Yesterday I watched the FA Trophy Final at a snooker club/opera house named Teatru ta’ l-Opra Aurora in Rabat. It was English football at its finest–a lot of hoofing the ball forward, long stretches of boring play, and a late (admittedly skillful) goal to spare us the horror of penalty kicks. John knows a lot more about football than me, so you can read his summary.
I’m a casual football watcher (and by football I mean soccer), partially out of frustration. At least half a dozen times a game I scoff when a player takes a ridiculous dive. When a player does stay down, he’s often feigning injury, because minutes (sometimes seconds) later he’s back up and ready to play.
As a dedicated ice hockey fan, I often scornfully mutter things like “when a hockey player goes down, it’s because he’s unconcious or lost a limb”. This is more or less true. A player will hobble, glide and even crawl to get himself off the ice under his own power if he’s capable. This is because hockey permits on-the-fly line changes, something that football doesn’t.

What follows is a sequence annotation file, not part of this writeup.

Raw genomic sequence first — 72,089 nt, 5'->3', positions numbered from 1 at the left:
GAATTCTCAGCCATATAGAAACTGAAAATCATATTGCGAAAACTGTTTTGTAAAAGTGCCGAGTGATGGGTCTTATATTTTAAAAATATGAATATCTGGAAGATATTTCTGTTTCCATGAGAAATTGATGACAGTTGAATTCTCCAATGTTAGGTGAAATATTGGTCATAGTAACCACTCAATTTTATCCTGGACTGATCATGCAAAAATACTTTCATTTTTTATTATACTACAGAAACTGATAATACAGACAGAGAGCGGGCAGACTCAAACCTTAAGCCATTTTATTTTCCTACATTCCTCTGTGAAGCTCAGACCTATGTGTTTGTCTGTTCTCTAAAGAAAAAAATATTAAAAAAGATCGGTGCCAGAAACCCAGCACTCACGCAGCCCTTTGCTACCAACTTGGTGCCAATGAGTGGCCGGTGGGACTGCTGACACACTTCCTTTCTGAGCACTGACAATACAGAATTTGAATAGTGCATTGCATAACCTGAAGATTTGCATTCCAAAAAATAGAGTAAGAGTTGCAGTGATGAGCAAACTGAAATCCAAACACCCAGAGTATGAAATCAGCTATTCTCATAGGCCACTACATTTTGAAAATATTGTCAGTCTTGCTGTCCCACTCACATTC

In essence, the football player has two options:
- Stay down and force a stoppage in play.
- Shrug it off, get up and keep playing.
If only it were that simple. The officials never penalize a player for feigning injury, so the system begets a fair amount of chicanery. Players abuse this practice to stop play for a variety of reasons (get a breather, kill some momentum and so forth).
It’s unfair to alledge that hockey players (or rugby players or whoever) are tougher than footballers. They’re just stuck with a system of rules that encourages them to dramatize minor injury.
I’ve got no idea how to fix this. I wonder what other sports do. What about rugby? I only watch one rugby game a decade, so I’ve no idea.